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Making Social and Emotional Learning a Priority

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Making Social and Emotional Learning a Priority

The Bellevue School District successfully launched a district-wide SEL initiative. Here’s how we did it.

By Randi Peterson

The idea of teaching social and emotional learning (SEL) is gaining traction in school districts across the country, and more and more are adopting SEL policies.

This should come as no surprise, considering the growing body of research showing that when schools focus on students’ social and emotional wellbeing, it has a positive impact on academics. But some districts may have difficulty figuring out how to craft effective SEL policies. And while attending to students with SEL needs may seem solely a concern of large urban districts, all school districts can help students by focusing on social and emotional learning. In our district in Washington we started by making SEL a priority and building on that priority. I’d like to talk about some of the ways the Bellevue School District (BSD) is addressing this issue.

Prioritizing SEL

One of the first things BSD did was choose to make SEL a priority. We consider SEL an instructional content area just like reading or math. For the first time, this year we’re including it on elementary students’ progress reports.

Bellevue prioritized SEL because we believe it is our responsibility to address the “whole child,” and not focus solely on test scores. We want educators to care about the emotional health of our students just as much as they care about their academics. We also want adults to care about their own emotional health, so we have made SEL a priority for us all in the district.

Some may consider this a “warm and fuzzy” dimension of teaching, rather than a critical task of schools. But think about it from a student’s perspective. In today’s world of cyberbullying, a rising teen suicide rate, and increased instances of poverty and neglect at home, students are under more stress than ever before. It’s our job to teach them how to handle that stress, how to make good choices, and how to get along with others. These skills will not only translate into academic gains and a decrease in disciplinary issues, they will also set these students up for lifelong success after graduation by equipping them with the skills to lead a positive and productive life.

Sometimes SEL is as simple as knowing how to resolve conflicts with a friend or coworker. If a student is a math whiz, but doesn’t know how to get along with his roommates or his boss, it will be difficult for him to live up to his potential.

Rolling Out Our SEL Initiative

In the fall of 2013 BSD launched three instructional initiatives: academic success, college and career readiness and positive and productive life. BSD has focused on academic success and college and career readiness for many years. But, in 2013 we added a Positive and Productive Life initiative to the district’s five-year plan. Our goal is to make sure students leave 12th grade with interpersonal skills and a commitment to their community. We took the following steps:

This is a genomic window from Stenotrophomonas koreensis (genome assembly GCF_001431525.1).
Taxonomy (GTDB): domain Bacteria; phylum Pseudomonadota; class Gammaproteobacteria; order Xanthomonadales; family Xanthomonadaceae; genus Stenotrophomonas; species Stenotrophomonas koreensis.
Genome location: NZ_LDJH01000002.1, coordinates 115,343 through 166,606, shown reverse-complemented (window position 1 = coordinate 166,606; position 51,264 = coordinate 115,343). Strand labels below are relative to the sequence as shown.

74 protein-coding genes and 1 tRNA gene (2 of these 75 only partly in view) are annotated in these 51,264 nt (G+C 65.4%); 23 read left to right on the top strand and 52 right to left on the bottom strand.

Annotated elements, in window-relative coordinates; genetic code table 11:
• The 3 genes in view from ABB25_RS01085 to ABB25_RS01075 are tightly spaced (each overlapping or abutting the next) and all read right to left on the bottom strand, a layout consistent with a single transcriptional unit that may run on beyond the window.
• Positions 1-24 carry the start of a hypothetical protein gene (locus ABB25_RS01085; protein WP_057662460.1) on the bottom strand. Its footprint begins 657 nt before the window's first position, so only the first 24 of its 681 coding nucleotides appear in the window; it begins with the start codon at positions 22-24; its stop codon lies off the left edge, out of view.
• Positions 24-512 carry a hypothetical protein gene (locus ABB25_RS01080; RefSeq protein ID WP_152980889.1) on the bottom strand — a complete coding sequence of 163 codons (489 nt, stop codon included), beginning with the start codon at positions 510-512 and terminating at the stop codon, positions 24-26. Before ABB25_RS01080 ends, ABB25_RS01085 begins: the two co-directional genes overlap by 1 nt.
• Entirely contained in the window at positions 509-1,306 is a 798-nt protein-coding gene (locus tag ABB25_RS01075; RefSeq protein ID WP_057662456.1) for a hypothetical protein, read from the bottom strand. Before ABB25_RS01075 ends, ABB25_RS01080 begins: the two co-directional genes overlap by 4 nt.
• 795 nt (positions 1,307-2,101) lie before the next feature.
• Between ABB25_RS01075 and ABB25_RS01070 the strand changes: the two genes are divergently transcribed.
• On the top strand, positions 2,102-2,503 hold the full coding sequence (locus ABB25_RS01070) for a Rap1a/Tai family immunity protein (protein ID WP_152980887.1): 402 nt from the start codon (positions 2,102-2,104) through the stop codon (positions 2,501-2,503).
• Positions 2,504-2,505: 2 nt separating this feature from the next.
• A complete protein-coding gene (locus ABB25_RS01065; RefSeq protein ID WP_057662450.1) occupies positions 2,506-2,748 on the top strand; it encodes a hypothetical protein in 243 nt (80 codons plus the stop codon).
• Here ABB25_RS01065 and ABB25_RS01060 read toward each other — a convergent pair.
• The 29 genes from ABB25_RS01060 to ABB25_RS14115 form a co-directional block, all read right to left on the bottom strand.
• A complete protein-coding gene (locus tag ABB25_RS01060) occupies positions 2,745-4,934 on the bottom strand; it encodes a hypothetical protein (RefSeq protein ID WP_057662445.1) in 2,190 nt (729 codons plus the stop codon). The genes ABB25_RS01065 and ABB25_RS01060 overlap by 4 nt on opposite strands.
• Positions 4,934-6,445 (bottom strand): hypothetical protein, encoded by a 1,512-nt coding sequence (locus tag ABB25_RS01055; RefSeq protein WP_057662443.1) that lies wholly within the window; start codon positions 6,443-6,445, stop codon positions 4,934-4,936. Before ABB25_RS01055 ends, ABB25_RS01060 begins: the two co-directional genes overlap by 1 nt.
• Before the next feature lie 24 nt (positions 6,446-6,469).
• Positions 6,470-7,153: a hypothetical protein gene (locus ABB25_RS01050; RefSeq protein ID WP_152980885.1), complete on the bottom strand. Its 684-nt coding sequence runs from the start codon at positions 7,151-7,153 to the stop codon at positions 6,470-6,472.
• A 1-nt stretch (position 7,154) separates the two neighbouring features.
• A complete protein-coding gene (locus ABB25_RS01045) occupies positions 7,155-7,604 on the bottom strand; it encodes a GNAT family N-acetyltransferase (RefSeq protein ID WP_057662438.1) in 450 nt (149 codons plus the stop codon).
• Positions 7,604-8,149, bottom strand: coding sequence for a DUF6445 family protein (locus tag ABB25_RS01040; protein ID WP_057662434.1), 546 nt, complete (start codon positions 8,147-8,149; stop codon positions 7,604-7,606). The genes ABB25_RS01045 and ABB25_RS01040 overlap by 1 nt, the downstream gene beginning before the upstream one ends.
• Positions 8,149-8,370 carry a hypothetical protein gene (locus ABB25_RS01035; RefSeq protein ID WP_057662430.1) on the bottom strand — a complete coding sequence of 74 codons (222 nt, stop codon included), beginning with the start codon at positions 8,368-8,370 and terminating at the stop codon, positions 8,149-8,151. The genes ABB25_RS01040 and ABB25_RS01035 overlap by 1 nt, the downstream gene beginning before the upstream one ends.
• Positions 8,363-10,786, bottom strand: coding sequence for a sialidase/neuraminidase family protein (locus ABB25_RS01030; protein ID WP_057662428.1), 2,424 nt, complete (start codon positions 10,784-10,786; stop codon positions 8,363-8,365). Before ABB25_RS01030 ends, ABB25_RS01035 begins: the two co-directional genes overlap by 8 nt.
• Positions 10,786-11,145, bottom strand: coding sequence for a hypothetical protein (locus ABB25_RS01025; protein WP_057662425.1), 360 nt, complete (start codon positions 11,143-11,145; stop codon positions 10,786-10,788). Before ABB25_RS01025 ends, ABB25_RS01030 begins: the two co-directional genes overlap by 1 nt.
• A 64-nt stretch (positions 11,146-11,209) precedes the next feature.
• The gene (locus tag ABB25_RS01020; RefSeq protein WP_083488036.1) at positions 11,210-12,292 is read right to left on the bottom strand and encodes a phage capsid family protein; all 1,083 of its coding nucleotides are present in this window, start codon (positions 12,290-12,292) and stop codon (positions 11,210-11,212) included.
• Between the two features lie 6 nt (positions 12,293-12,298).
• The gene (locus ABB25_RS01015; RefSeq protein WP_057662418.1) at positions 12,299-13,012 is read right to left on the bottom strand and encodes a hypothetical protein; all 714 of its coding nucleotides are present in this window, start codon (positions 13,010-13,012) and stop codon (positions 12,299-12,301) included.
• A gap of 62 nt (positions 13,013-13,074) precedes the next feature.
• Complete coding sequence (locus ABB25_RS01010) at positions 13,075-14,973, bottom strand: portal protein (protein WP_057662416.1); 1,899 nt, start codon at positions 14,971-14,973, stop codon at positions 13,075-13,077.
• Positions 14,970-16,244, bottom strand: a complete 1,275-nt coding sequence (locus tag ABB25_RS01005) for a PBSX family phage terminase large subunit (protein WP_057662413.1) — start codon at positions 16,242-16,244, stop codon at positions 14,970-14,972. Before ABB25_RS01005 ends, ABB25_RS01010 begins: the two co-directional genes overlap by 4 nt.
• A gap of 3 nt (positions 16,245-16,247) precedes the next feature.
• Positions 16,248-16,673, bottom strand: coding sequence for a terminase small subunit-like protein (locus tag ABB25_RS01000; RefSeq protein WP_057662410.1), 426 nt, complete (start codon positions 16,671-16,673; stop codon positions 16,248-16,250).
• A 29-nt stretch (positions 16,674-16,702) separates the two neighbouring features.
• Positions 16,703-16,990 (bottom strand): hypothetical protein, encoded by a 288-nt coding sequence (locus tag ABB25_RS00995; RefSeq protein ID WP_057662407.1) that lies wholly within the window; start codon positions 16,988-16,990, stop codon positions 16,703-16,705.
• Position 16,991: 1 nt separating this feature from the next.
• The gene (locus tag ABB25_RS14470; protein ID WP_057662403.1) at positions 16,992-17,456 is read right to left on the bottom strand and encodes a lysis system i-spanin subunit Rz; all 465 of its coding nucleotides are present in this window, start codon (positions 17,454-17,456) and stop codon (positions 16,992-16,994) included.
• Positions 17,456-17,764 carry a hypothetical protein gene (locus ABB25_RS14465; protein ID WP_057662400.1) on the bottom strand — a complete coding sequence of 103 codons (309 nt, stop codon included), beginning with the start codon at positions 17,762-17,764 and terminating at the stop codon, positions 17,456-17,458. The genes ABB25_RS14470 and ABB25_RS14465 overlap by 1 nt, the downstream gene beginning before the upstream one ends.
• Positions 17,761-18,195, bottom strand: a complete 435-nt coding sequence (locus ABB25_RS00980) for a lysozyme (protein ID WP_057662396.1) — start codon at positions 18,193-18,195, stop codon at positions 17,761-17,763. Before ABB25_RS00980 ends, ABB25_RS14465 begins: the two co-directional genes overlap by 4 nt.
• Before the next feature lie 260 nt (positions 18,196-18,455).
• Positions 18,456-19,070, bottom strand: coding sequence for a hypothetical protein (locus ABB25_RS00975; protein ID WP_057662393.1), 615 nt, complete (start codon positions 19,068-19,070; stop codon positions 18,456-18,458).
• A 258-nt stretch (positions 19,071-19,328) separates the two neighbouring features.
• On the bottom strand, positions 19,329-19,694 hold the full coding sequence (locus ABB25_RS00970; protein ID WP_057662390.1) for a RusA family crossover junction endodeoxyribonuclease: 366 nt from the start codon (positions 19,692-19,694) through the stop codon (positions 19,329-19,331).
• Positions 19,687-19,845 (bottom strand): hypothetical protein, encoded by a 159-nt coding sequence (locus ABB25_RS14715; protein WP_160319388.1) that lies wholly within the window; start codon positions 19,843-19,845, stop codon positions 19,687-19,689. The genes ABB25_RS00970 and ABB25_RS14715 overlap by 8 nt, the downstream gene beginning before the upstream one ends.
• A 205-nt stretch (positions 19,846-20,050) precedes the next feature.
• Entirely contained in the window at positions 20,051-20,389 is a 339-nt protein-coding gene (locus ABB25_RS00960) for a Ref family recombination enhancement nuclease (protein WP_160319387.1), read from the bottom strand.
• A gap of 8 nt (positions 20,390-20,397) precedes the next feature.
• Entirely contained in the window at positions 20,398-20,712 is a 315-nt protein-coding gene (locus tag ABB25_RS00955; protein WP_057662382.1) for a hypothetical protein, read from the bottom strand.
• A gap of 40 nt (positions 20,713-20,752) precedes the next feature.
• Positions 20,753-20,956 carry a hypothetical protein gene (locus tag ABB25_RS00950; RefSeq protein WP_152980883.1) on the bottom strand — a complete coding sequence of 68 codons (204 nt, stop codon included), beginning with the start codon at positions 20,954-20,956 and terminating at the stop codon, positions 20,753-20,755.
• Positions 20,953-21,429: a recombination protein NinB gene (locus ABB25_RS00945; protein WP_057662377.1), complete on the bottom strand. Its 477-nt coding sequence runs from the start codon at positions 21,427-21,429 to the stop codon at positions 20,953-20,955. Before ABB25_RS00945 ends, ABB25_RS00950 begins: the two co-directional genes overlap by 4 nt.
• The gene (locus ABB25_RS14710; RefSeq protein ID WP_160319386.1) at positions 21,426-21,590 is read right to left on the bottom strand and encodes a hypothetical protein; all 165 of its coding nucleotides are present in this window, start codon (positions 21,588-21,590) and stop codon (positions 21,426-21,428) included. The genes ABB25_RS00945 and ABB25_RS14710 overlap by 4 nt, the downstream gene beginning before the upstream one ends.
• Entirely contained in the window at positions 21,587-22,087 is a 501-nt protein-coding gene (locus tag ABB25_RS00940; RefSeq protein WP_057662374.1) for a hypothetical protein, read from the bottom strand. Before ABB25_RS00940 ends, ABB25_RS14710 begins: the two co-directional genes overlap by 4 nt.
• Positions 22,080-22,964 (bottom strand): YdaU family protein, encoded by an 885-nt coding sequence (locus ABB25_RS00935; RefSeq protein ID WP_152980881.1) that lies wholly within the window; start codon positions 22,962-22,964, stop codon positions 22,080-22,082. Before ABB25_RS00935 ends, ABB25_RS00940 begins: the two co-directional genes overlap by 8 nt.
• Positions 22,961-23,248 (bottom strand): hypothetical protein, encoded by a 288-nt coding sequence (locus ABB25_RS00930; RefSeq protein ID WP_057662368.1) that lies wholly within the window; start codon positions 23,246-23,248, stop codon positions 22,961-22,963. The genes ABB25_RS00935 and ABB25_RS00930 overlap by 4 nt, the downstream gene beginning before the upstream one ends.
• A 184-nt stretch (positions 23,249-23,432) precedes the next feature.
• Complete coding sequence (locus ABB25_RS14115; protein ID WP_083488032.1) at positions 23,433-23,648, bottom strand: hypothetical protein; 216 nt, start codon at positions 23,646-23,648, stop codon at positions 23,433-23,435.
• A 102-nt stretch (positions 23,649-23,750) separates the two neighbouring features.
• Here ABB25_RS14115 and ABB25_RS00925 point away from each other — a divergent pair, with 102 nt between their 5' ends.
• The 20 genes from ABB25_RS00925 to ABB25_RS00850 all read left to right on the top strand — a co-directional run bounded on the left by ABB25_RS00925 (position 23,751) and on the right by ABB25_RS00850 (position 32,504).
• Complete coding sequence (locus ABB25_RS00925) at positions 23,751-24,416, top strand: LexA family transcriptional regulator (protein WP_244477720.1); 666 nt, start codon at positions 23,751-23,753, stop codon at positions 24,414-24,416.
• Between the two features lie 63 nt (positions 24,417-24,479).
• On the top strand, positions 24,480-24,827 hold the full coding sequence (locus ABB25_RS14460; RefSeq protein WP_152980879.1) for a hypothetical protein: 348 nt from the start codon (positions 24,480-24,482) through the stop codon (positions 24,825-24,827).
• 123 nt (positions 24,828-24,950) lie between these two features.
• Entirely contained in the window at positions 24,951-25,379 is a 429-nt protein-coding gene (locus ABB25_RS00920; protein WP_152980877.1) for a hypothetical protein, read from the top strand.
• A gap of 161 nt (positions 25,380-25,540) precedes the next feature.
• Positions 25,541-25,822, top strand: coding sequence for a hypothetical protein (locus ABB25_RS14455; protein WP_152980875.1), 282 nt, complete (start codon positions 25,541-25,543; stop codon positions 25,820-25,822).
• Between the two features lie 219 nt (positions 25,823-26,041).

• Set goals
  • Developed standards
  • Adopted curriculum
  • Measured progress

We settled on three goal areas aligned with the Collaborative for Academic, Social, and Emotional Learning (CASEL) competencies: self-awareness and self-management, interpersonal skills, and decision making.

Then we set up an action team to determine how best to accomplish our goals. We knew we needed to create SEL standards, so we looked at other districts that were already employing them, such as Anchorage, Austin, and throughout the state of Illinois, and borrowed their best ideas. We adopted SEL curriculum, including Second Step and RULER at the elementary level. We are currently piloting RULER and MindUP at the middle school level.

In order for any good SEL program to work, educators also need data. In October we screened more than 8,000 students using Evo Social & Emotional, an assessment tool from Apperson. It uses the Devereux Student Strengths Assessment (DESSA) to determine which students are at risk for social and emotional skill gaps. This was extremely valuable. For the first time, teachers now have data to show which students are in need of intervention.

It’s important to get parents and the community involved too. To do this, we launched a public Facebook page about SEL that anyone can access, and some of our teachers are conducting the SEL assessment during parent-teacher conferences.

Looking Ahead

We are now in the third year of our five-year plan, and we’re excited to see how it will impact the district as we continue to move forward. Adopting a full-scale SEL initiative takes time, and we’ve learned some lessons along the way: First and foremost, it’s best to take it slow. Make sure all the adults are on board, especially the leadership at each building. Consider rolling out the curriculum at the staff level so that the adults really get to know it before they start teaching it to students. Once you have some school successes, showcase them to other schools in your district so others can learn from them. With this work it is important to go slow to have a lasting impact and transformational change.

We as an education community need to support the emotional health and wellness of our children and staff. As the trend toward SEL instruction continues, it will be more and more important for school districts to have solid SEL programs in place to ensure their students don’t fall through the cracks.

Randi Peterson, Social & Emotional Learning (SEL) Curriculum Developer, Bellevue School District, Bellevue, Washington.

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